Italian MEP Magdi Cristiano Allam is not afraid to say what he thinks – even if it puts him in peril.

Sipping tea in a succa in Jerusalem – where he is attending the Israel Allies Foundation Jerusalem Chairman’s Conference – Allam casually pointed out, as a nearby bodyguard watched, that he’s been under protection for 11 years, as if being living with the knowledge that his life was in danger was nothing unusual.

“The Italian secret service notified me that Hamas declared me a traitor to the Arab cause due to my condemnation of Islamist terrorist suicide attacks,” he said.

“Defending the sacredness of every person’s life is a constant value in my life,” Allam added, explaining why he wrote the article that raised Hamas’s ire in 2003.

“After being put under protection, I appreciate more and more everyone’s right to freedom,” he said.

Allam hasn’t stopped courting controversy, speaking against Islamic extremism and in favor of Israel.

Allam, 61, was born to a Muslim family in Cairo and moved to Rome 20 years later to pursue his university studies. He then spent 35 years as a journalist specializing in Middle Eastern and Muslim affairs and serving as vice-editor of Corriere della Sera, Italy’s largest daily newspaper, for five years.

In 2008, Allam converted to Christianity and was baptized by Pope Benedict XVI.

“Of course, my conversion brings me more problems with Islamic terrorists,” he said, chuckling.

Neither has Allam shied away from controversy in the Catholic Church, denouncing what he termed its “religious relativism and legitimization of Islam as a religion.”

“Muhammad, as a prophet of Islam, was not like Jesus.

In 627 CE, he took part in the slaughter of about 800 Jews. How can we imagine that a man who slaughtered hundreds of people can be recognized as a prophet and his religion a true religion?” Allam asked.

Christianity, on the other hand, appealed to Allam because of Jesus’s “message of love and tolerance” and respect for human life, which Allam says are not part of Islam.

That same value, the sanctity of life, is what inspired him both to convert to Christianity and to support Israel, publishing the book Viva Israele (Long Live Israel), which has been translated into Hebrew.

“After being the enemy of Israel when I was young, during the Nasser era in Egypt, I changed my mind when I realized that defending Israel’s right to exist is a defense of the sacredness of life. Israel is a symbol of that value,” he stated.

Allam underlines in his book that Israel is sincere in its desire for peace.

“It was always the Palestinian side who rejected peace, in 2000 with Arafat in Camp David, and now there’s no chance for peace with Hamas,” Allam said. “I stand with Israel, with Israel’s right to exist and the hope for true peace guaranteeing Israel’s security while allowing the Palestinians to live in dignity and freedom and under a democracy.”

Radical Palestinians don’t accept Israel’s right to exist, Allam added.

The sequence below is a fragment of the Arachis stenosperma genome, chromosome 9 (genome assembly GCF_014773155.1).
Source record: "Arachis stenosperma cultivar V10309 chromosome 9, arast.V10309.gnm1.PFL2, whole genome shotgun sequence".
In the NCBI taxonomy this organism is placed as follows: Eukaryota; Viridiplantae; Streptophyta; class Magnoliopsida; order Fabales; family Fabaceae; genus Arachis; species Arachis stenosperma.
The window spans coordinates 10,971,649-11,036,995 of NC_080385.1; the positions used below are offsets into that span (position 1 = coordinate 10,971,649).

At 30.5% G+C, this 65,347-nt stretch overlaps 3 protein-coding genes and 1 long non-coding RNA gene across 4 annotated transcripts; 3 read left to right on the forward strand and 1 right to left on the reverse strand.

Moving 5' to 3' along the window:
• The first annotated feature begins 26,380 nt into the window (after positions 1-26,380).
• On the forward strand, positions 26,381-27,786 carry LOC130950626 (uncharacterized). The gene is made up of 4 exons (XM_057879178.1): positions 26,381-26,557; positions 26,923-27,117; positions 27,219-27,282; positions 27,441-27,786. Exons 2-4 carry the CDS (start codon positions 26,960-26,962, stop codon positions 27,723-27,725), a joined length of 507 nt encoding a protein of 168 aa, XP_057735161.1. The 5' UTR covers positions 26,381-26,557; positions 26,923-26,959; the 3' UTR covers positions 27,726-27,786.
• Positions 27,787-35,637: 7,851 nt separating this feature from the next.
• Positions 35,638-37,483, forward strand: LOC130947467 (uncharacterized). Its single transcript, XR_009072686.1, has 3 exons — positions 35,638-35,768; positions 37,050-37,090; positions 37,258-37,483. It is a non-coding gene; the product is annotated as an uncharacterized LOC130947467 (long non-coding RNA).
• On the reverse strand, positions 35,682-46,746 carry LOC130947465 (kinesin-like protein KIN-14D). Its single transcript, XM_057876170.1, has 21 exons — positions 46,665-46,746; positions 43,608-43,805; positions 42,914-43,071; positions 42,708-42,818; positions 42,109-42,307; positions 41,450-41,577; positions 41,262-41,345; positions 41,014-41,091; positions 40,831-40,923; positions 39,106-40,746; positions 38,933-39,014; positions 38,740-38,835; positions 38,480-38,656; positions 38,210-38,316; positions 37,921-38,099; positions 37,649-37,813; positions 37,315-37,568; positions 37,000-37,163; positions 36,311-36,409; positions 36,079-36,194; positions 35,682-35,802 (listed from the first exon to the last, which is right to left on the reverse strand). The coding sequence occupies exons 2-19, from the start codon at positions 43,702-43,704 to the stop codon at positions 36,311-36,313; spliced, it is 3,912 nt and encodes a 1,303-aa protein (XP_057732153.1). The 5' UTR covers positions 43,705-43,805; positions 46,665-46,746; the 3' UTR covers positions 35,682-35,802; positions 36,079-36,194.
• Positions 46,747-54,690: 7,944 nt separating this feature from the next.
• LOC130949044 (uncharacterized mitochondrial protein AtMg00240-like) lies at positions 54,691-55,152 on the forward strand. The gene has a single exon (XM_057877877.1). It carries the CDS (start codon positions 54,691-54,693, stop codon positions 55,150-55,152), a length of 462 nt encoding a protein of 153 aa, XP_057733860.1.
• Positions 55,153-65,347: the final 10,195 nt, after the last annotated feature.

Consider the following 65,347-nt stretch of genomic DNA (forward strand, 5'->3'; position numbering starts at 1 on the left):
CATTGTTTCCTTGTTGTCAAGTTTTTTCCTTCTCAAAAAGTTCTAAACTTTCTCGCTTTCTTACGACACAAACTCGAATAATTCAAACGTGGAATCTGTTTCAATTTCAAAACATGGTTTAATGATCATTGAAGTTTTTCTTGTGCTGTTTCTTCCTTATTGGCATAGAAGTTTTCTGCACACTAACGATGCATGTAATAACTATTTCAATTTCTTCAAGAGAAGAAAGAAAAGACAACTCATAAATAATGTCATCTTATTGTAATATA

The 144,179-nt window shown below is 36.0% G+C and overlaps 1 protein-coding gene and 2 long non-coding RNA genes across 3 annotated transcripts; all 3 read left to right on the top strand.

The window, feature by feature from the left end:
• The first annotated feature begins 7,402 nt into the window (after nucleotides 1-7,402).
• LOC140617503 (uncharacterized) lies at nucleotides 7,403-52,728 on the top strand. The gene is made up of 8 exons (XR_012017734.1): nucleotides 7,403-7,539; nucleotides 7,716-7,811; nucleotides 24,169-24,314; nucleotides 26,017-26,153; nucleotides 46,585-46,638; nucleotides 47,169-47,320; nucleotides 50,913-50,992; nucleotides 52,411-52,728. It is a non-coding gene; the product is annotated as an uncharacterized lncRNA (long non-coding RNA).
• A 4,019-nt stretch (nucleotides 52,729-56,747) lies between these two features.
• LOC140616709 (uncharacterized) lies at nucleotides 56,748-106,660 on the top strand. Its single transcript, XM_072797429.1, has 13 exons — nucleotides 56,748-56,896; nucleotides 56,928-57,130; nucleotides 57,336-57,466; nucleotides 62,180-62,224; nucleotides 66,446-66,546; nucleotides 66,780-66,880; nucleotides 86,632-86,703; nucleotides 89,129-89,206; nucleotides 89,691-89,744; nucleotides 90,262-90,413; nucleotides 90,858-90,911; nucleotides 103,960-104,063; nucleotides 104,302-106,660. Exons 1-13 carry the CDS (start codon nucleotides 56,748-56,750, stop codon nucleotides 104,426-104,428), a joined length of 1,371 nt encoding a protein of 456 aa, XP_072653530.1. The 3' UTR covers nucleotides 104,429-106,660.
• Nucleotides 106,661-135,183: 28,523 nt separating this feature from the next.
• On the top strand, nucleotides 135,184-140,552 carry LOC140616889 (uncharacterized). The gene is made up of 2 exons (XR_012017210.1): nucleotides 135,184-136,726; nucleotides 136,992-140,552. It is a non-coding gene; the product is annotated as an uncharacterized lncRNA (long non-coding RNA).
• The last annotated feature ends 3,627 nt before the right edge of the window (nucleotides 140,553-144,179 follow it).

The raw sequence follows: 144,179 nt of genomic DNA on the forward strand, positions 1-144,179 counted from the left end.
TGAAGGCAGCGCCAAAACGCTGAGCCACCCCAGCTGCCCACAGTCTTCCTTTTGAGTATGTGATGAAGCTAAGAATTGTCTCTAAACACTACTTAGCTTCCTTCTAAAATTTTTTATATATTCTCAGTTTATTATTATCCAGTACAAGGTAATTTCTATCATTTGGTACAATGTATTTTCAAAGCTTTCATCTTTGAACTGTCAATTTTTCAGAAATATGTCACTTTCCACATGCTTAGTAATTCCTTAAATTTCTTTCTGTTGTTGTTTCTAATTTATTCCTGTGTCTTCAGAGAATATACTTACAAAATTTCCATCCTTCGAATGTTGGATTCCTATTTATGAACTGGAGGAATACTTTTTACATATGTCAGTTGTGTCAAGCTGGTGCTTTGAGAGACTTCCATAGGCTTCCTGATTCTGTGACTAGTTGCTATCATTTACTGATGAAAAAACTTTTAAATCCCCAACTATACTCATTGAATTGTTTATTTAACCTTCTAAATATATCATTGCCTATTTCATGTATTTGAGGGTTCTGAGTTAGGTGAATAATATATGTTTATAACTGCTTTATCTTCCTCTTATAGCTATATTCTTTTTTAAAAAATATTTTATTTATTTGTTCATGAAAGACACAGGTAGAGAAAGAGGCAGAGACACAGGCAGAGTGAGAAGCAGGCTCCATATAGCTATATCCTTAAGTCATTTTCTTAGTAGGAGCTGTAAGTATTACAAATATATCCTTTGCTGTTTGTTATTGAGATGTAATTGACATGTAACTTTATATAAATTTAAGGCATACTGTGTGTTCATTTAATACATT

“They only accept a truce with Israel, a hudna, but not real peace,” he stated.

The Second Intifada was a turning point for Allam, after realizing that “when Islamic terrorism hit inside Muslim countries and the victims were Arabs, the government of that country condemned it, but when the same terrorism hit Israel or Americans, [Arab leaders] hailed it and defined terrorists as martyrs.”

In 2009, Allam was elected to the European Parliament, where he has remained a staunchly pro- Israel voice.

Allam is promoting a resolution to declare the rejection of Israel’s right to exist as a crime against humanity.

“Israel is a full member of the UN and a sovereign state,” he pointed out.

“People who do not recognize its right to exist are committing a crime. They are calling for its destruction.”

The Italian MEP hopes to obtain a resolution accepting Jerusalem as Israel’s unified capital.

Notwithstanding Allam’s support for Israel, he criticizes policies when he disagrees.

He slammed what he called Israel’s support for the toppling of Syrian President Bashar Assad, which he believes would bolster al-Qaida and other Muslim extremists.

“As a close friend of Israel, it’s my duty to criticize,” he told The Jerusalem Post.

The main enemy of Israel, Europe and the Middle East is Islamist terrorism, he said, and to take the rebels’ side in Syria is very dangerous.

“We cannot be on the same side as Islamist terrorism,” he stated. “I appeal to Israel to review its position.

This is an extraordinary opportunity to start a new era with moderate and secular Arab forces and to help them in this very difficult moment. If Israel sides with Islamist terror, moderate Arabs will be hostile.”

Less than a day later, Allam reviewed a briefing by Defense Minister Moshe Ya’alon to the conference, writing that “Israel is committing a suicidal madness in order to disrupt and defeat the Iran-Syria Hezbollah axis” on the website of the “I Love Italy” movement he founded, which seeks to extract Italy from the Eurozone and limit globalization, among other positions.

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